09 January 2019

Review: Unknown Curved Calculator

Hi fans of calculator reviews! It's been a while, I know. This has been an eventful past few weeks, but now I'm back to my boring life so the most interesting thing going on for me will be taking apart and reviewing calculators. Thanks for being patient with this free content.
Unknown Curved Calculator.
For the first time in my calculator collecting and research, I am unable to find the origins of a particular device. I don't know who made this calculator, and I don't know if I'll ever be able to figure it out. What I can do is hope that someone comes across this blog who might have some information. Until then, this device will be referred to as the Unknown Curved Calculator, or UCC.

I found the first UCC at Goodwill a while ago with some company's label on it. It looked like a decent enough calculator with its silver face plate, nicely contrasted black keys, and a relatively large, tilting LCD display. That tilting display is vital because if you intend to use this as a desk calculator, the curved design would otherwise prevent easy viewing. It is kind of strange that the designer created their own problem to solve, but the curve is quite nice.

The tilted screen solves the problem it creates.
While the buttons look great, they're quite unsatisfying to press. They work consistently, but there is practically zero tactile feedback. It's hard to explain, so if you happen to be in the area, we can meet up and I'll let you feel them. Just don't make it weird.

I did find and purchase two of these devices, and the first one was destroyed during the disassembly phase of this review. It's all well-documented in the provided video, but to summarize, the internal components are actually very nice, with the exception of the ribbon connecting the main board to the display. It's incredibly fragile, so it broke and I killed the calculator.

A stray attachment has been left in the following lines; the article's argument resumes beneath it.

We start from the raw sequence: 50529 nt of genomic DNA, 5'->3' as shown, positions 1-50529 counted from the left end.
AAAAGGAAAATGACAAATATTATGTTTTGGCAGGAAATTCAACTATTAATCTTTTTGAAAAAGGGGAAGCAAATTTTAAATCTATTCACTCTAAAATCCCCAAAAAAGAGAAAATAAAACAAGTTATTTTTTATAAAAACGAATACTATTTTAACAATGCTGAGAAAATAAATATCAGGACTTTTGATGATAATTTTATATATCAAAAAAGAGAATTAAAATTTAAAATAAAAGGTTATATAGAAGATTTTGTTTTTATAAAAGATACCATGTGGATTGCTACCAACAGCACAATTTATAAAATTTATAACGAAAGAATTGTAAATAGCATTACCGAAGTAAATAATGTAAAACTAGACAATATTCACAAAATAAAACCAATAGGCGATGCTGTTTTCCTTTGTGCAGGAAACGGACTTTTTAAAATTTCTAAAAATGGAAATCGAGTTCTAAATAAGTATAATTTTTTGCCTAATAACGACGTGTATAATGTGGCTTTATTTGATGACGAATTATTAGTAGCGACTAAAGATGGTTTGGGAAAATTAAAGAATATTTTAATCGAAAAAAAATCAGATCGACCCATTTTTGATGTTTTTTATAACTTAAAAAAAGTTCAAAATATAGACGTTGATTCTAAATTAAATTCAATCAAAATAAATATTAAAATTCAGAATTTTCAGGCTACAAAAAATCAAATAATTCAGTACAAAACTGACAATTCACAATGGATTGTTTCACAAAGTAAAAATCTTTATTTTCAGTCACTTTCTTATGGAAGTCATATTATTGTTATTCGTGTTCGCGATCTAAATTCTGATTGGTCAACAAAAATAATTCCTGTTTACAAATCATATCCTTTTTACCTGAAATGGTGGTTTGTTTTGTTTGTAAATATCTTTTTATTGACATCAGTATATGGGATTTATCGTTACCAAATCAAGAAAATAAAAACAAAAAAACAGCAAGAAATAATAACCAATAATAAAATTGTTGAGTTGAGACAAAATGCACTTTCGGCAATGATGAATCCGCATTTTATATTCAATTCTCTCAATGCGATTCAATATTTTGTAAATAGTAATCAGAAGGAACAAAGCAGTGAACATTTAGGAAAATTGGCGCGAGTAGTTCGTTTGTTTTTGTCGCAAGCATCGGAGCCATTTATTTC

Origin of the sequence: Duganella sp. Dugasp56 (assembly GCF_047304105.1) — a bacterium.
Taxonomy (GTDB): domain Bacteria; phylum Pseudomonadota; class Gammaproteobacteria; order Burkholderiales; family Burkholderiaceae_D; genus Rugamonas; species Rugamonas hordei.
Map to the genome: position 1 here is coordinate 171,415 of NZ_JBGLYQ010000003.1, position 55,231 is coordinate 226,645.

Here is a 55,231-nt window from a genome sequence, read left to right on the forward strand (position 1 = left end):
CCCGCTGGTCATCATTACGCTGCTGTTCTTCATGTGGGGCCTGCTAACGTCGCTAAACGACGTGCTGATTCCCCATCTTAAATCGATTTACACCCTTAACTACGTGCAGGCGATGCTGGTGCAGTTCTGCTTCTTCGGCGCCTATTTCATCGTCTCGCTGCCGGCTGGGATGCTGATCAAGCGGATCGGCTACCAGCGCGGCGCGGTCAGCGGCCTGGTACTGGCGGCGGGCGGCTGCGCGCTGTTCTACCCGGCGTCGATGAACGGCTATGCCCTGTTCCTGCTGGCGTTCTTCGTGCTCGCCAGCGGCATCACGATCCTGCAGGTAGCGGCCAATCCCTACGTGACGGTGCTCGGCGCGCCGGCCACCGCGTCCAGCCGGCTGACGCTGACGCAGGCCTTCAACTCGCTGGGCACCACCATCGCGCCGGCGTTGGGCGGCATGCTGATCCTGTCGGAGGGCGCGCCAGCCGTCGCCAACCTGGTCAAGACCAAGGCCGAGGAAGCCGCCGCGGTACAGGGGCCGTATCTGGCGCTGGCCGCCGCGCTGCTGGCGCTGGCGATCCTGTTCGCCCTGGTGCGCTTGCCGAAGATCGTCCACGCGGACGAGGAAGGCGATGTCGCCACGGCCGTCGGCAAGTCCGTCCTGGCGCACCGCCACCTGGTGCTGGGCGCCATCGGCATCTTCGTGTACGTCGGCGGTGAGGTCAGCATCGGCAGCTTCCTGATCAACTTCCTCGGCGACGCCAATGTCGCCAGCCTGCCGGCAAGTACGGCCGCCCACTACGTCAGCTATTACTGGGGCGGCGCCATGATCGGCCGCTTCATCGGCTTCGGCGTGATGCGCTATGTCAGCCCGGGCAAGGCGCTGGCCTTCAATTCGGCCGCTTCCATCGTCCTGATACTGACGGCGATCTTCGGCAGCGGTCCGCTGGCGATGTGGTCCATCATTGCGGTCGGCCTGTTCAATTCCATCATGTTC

The first device had a battery access panel, but the second did not.
This creates a predicament for me as a reviewer. Yes, it is my fault that the calculator no longer functions. The device has an access panel for the battery, so most people wouldn't bother taking it completely apart. However, the second calculator I purchased, while nearly identical, has no such access panel. To change the battery, I would have to disassemble it in the same way I took apart the previous calculator. I have not taken this one apart because I'm worried I'll destroy it, so when the battery dies, I'm not sure how I will handle that.

These are promotional calculators, as indicated by the irrelevant labels on them. Most promotional calculators are designed with less consideration for the end user, and this device is no exception. It looks great, but you're way better off getting something more reliable. It's a shame because I don't typically see curved calculators. This device stands out aesthetically so I'd love to find a more quality device going for the same look.

I found both of these at Goodwill for about $2 each.

Internal components, front.

Internal components, back.

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